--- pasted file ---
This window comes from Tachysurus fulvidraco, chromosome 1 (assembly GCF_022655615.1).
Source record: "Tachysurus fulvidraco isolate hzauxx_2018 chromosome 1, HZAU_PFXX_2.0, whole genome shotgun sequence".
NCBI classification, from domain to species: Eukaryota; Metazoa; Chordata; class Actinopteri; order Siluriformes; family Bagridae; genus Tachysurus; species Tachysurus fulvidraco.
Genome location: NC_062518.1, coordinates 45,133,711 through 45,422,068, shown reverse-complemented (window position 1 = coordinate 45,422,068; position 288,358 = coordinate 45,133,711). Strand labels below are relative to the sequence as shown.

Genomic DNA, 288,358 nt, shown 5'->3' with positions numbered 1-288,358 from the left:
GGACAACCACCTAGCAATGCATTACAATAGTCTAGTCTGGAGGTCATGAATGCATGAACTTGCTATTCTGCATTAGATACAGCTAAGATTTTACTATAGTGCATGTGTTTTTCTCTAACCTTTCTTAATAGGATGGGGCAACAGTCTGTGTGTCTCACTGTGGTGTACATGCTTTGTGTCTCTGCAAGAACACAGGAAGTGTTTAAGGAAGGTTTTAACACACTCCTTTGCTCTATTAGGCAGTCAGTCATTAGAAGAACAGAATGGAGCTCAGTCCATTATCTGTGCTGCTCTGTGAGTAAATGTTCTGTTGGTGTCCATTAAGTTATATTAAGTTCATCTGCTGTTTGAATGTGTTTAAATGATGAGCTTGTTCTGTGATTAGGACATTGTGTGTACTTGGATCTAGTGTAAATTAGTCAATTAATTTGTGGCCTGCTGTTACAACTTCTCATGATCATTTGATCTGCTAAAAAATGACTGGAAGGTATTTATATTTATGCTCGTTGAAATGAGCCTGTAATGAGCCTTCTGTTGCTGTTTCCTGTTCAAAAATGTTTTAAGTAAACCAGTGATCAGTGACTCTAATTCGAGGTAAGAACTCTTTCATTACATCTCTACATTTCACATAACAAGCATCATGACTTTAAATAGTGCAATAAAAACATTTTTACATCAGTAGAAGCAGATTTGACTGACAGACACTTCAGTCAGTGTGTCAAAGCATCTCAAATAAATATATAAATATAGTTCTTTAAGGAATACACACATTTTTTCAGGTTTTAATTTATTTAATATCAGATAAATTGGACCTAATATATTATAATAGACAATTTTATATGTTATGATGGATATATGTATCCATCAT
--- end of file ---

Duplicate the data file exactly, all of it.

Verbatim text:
This window comes from Tachysurus fulvidraco, chromosome 1 (assembly GCF_022655615.1).
Source record: "Tachysurus fulvidraco isolate hzauxx_2018 chromosome 1, HZAU_PFXX_2.0, whole genome shotgun sequence".
NCBI classification, from domain to species: Eukaryota; Metazoa; Chordata; class Actinopteri; order Siluriformes; family Bagridae; genus Tachysurus; species Tachysurus fulvidraco.
Genome location: NC_062518.1, coordinates 45,133,711 through 45,422,068, shown reverse-complemented (window position 1 = coordinate 45,422,068; position 288,358 = coordinate 45,133,711). Strand labels below are relative to the sequence as shown.

Genomic DNA, 288,358 nt, shown 5'->3' with positions numbered 1-288,358 from the left:
GGACAACCACCTAGCAATGCATTACAATAGTCTAGTCTGGAGGTCATGAATGCATGAACTTGCTATTCTGCATTAGATACAGCTAAGATTTTACTATAGTGCATGTGTTTTTCTCTAACCTTTCTTAATAGGATGGGGCAACAGTCTGTGTGTCTCACTGTGGTGTACATGCTTTGTGTCTCTGCAAGAACACAGGAAGTGTTTAAGGAAGGTTTTAACACACTCCTTTGCTCTATTAGGCAGTCAGTCATTAGAAGAACAGAATGGAGCTCAGTCCATTATCTGTGCTGCTCTGTGAGTAAATGTTCTGTTGGTGTCCATTAAGTTATATTAAGTTCATCTGCTGTTTGAATGTGTTTAAATGATGAGCTTGTTCTGTGATTAGGACATTGTGTGTACTTGGATCTAGTGTAAATTAGTCAATTAATTTGTGGCCTGCTGTTACAACTTCTCATGATCATTTGATCTGCTAAAAAATGACTGGAAGGTATTTATATTTATGCTCGTTGAAATGAGCCTGTAATGAGCCTTCTGTTGCTGTTTCCTGTTCAAAAATGTTTTAAGTAAACCAGTGATCAGTGACTCTAATTCGAGGTAAGAACTCTTTCATTACATCTCTACATTTCACATAACAAGCATCATGACTTTAAATAGTGCAATAAAAACATTTTTACATCAGTAGAAGCAGATTTGACTGACAGACACTTCAGTCAGTGTGTCAAAGCATCTCAAATAAATATATAAATATAGTTCTTTAAGGAATACACACATTTTTTCAGGTTTTAATTTATTTAATATCAGATAAATTGGACCTAATATATTATAATAGACAATTTTATATGTTATGATGGATATATGTATCCATCAT